How was the Moon made? Two planets smashed together

  • 9 April 2015
moon impact illustration Image copyright Hagai Perets
Image caption The planet that collided with the early Earth may have been made of similar stuff

A new study suggests that the Moon was formed by a huge collision between Earth and a very similar planet.

Scientists think this is why Earth and Moon rocks are much more similar than we might expect.

The study, by researchers from Israel and France, recreated the early Solar System and measured the different collisions that might have happened.

Scientists say the work, published in the journal Nature, gives a better understanding of the Moon's history.

Image copyright NASA/SPL
Image caption Sisters in space - how similar are the Earth and the Moon?

Huge crash

In its early stages, the other planet similar to Earth would have bumped into lots of other planets.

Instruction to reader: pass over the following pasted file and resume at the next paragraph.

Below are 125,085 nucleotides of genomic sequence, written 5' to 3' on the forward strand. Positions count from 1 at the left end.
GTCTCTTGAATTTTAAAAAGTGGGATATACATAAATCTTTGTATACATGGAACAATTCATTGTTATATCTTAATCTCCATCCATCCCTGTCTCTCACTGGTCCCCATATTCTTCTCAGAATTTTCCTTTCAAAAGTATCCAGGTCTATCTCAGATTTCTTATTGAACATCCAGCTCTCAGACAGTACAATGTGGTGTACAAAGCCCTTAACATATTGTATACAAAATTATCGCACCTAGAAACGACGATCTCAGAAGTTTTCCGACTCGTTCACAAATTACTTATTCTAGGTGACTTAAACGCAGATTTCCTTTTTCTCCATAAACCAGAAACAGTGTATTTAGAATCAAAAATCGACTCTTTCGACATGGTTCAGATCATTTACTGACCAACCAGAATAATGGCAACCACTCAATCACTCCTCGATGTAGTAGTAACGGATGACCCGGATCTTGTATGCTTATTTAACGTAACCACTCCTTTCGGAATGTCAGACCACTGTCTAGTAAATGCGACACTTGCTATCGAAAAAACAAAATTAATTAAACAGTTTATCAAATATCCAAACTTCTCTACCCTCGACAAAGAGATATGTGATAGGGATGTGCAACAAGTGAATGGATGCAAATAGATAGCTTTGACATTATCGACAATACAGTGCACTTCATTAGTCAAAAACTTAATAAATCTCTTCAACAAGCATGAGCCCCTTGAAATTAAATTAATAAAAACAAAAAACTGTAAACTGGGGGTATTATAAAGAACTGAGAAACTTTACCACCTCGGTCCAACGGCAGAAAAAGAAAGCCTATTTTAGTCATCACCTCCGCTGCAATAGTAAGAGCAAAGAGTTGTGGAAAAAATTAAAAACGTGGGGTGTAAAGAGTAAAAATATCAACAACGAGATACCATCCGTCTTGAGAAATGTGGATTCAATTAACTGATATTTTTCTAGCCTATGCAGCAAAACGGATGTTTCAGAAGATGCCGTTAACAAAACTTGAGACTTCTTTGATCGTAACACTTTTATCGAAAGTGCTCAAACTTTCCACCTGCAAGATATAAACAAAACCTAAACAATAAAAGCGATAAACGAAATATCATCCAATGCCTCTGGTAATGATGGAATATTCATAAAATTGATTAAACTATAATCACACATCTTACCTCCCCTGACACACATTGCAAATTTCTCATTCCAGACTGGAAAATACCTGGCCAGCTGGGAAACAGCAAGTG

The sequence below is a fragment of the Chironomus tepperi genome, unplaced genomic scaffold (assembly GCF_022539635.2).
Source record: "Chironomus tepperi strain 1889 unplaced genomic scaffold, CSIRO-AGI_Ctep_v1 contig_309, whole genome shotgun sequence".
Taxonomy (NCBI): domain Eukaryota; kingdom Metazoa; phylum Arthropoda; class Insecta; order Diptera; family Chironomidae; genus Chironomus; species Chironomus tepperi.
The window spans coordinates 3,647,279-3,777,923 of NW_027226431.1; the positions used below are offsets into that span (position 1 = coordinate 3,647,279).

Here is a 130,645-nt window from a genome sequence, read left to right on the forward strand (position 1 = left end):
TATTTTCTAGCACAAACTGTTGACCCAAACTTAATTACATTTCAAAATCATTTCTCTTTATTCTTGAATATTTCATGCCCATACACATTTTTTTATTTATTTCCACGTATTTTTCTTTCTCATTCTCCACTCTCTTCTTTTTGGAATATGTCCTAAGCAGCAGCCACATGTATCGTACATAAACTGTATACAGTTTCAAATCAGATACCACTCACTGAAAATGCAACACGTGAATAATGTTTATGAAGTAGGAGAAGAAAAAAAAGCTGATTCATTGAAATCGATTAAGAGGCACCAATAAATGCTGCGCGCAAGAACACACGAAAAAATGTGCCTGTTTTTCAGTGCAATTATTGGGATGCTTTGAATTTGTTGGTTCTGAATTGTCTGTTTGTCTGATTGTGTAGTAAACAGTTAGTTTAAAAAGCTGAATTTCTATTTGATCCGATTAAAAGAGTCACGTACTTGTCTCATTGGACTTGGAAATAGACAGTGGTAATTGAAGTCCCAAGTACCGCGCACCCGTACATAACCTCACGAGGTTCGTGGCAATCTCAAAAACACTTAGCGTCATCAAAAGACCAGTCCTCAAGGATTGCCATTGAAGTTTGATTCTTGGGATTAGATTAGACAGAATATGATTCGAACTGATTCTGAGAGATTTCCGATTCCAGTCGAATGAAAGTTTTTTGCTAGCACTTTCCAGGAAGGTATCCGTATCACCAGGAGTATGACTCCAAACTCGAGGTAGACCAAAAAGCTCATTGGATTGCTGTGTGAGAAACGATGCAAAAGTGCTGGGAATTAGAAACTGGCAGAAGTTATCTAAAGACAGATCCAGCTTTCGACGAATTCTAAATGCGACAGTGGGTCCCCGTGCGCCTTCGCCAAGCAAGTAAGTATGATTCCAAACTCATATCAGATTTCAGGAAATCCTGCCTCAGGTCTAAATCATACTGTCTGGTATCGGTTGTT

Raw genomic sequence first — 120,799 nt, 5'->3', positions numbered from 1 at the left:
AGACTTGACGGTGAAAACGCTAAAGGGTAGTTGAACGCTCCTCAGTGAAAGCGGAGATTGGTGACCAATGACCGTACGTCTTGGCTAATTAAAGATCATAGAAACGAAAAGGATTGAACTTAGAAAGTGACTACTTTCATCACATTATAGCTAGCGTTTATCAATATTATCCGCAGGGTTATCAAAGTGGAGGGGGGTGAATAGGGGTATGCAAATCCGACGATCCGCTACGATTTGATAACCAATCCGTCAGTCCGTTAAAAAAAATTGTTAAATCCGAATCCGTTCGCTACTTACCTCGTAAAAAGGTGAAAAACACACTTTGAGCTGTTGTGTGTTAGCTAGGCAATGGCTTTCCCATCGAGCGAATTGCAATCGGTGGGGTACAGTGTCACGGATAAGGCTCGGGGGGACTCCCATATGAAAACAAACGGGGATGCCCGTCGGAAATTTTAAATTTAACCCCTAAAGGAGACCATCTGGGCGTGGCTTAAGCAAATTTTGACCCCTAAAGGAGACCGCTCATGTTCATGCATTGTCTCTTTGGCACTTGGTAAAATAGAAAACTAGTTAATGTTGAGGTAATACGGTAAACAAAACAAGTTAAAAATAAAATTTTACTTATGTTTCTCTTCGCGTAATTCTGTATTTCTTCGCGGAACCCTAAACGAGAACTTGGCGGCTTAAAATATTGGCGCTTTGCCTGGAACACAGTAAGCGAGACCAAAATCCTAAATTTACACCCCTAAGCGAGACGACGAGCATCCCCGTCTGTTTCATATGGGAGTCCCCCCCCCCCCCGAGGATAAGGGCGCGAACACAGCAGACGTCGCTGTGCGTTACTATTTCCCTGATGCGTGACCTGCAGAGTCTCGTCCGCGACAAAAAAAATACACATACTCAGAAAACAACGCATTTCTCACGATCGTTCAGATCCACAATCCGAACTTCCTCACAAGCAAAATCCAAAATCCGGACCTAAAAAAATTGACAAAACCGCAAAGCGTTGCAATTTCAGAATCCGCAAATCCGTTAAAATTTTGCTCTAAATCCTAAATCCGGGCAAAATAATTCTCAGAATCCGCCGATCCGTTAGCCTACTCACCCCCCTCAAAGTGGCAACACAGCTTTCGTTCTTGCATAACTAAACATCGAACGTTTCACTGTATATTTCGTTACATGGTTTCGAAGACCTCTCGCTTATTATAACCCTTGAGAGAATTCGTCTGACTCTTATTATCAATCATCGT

According to the study, the last of these was a huge crash between Earth and a planet made of similar stuff, just ten times smaller than Earth.

It's thought what was left over from that massive smash, eventually clumped together to make the Moon.

Two other studies, also published in Nature, looked at Moon rocks collected by the Nasa Apollo missions, and both support the idea of the "great impact" of Earth and another smaller planet.

Image copyright NASA/JSC
Image caption Two other studies examined Moon rocks collected by the Apollo missions to the Moon
Image copyright NASA/JPL-Caltech
Image caption The "great impact" theory looks most likely, say the three studies

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